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In the end, it isn't quite possible to escape the spectre of Yasukuni completely.  The Yuushuukan - the Imperial War Museum with a well-earned reputation for whitewashing Japan's more shameful actions in the WW II era - throws open its doors for free during the Mitama Matsuri.  And the lure of aircon on a summer night is too great to pass up.  It wasn't my favorite part of the evening, but interesting nonetheless.  Fans of Ghibli and Miyazaki will no doubt recognize the Mitzubishi Zero fighter designed by Horikoshi Jirou, the subject of Miyazaki-sensei's latest film The Wind Rises.  The conflicted nature of Yasukuni illustrates why the prospect of this movie from Miyazaki is such an interesting one, and one cannot deny that this is a truly spectacular piece of design - in the context of its time one of the finest aircraft ever built.

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7 comments:

  1. Really interesting article. Really like the part about how Japan has a culture that every Japanese person can feel apart and proud of. Wish it was like that in America but with America having twice the population and Japan having a 98% population of Japanese people, I doubt it can happen.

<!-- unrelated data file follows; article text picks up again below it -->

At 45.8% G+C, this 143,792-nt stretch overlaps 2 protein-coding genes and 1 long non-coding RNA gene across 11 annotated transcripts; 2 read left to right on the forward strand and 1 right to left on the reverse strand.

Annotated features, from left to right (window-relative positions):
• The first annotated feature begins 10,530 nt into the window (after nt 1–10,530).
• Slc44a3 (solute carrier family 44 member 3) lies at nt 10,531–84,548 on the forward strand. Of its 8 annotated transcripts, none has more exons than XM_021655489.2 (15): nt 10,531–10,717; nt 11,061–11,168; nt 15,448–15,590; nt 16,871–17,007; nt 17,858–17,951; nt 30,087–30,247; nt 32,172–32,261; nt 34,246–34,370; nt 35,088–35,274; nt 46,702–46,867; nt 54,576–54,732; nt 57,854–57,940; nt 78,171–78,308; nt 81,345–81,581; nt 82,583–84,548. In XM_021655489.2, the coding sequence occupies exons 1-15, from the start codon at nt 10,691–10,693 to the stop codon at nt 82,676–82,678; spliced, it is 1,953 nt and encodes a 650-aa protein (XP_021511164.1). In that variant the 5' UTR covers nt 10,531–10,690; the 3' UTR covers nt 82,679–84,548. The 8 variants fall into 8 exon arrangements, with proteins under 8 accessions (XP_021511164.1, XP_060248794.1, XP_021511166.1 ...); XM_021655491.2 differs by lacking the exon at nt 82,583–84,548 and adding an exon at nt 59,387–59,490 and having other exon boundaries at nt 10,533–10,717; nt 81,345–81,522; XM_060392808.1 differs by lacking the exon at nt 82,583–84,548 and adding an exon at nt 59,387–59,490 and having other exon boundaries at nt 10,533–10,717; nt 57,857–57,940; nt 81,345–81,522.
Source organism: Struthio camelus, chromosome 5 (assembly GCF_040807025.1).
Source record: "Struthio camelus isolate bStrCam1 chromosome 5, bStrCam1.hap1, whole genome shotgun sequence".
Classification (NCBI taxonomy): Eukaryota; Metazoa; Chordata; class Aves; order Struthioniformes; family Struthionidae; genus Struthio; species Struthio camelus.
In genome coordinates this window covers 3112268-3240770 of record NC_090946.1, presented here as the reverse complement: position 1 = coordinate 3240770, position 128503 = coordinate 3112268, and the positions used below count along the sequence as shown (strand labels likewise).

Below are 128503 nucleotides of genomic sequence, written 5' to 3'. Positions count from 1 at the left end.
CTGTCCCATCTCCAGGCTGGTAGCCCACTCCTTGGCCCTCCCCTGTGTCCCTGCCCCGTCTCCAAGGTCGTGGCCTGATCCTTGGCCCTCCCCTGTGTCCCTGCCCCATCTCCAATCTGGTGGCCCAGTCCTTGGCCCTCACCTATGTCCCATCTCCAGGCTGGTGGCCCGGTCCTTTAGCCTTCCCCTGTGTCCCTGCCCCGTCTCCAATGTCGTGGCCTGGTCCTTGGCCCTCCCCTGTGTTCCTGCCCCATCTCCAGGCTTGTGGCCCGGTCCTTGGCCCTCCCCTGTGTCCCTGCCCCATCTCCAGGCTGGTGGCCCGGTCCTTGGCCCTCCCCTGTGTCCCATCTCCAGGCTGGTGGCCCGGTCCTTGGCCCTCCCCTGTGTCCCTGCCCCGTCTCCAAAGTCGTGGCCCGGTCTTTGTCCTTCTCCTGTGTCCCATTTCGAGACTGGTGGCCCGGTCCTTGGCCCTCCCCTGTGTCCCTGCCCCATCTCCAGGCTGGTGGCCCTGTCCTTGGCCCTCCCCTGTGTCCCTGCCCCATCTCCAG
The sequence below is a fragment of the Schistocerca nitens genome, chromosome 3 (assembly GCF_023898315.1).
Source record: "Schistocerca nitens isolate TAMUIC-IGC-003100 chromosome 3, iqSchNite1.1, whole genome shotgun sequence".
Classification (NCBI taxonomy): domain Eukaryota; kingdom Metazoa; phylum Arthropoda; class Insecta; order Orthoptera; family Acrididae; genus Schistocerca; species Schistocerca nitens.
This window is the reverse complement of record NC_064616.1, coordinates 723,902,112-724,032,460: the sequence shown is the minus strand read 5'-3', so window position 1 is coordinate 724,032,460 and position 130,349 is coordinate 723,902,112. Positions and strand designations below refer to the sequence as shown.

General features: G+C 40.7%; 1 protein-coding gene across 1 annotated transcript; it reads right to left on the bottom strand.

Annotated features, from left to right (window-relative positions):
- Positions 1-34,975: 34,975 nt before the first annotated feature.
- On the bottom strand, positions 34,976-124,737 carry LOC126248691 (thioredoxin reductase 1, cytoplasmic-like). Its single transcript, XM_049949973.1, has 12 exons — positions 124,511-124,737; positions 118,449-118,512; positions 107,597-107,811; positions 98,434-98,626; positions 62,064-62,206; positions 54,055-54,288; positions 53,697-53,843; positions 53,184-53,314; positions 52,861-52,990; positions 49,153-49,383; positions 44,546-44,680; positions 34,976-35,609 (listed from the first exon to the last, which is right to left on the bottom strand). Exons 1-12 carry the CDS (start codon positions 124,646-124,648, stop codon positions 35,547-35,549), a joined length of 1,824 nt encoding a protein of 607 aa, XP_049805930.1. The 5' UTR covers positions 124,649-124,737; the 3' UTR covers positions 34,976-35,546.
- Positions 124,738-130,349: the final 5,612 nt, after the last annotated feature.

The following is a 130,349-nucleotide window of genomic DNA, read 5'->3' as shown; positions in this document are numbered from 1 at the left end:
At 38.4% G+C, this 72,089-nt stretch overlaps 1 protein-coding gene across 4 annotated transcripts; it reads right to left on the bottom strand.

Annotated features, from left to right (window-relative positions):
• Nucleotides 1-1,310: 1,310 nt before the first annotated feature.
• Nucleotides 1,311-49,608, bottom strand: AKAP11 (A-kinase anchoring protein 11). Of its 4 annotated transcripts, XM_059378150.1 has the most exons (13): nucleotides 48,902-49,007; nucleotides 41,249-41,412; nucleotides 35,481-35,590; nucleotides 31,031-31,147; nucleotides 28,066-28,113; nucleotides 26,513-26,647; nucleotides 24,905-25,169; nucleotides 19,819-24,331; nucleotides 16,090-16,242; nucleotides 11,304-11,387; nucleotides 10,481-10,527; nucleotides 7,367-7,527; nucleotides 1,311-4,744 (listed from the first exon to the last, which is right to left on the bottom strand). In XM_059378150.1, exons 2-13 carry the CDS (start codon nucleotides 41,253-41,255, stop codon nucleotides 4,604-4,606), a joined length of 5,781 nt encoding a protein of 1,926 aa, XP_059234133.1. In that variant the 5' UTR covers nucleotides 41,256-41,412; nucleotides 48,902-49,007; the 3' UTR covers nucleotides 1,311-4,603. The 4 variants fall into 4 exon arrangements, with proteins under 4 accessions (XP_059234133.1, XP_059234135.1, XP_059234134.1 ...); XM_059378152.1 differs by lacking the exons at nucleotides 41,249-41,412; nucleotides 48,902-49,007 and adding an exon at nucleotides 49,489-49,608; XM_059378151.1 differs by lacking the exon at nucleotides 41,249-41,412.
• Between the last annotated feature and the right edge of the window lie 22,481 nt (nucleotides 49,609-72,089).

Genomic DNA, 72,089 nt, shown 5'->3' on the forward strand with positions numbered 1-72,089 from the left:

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    1. There's a big downside to it too, of course. Japan being so homogeneous is also much more inward-looking - during most of the Shongunate Era they were quite literally a closed nation to an almost total extent.

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  2. Oh the Matsuri is finally here. They were preparing and setting up for it when I visited Yasukuni 2 weeks back. Thanks for sharing the pictures and for the entry of course.

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  3. Love your Japan posts. How's your Japanese coming along?

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    1. Jouzu ja arimasen demo, mainichi renshu suru you ni, jouzu ni naritai.

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    2. ganbatte, itsuka hontou ni sugoi jouzu ni narimasu!

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  4. Yasukuni Jinja...! The political controversy has definitely brought the Yasukuni Jinja to the world stage making it probably the most-known shrine to people outside of Japan. While we all hold our views in politics, I agree with you -- let's not talk about it here, as this is not the place to. Instead, thanks for sharing the photos and videos. Those giant lantern walls were spectacular, and almost every one of your photos/videos looks grand. It must be quite an experience to witness such an impressive matsuri.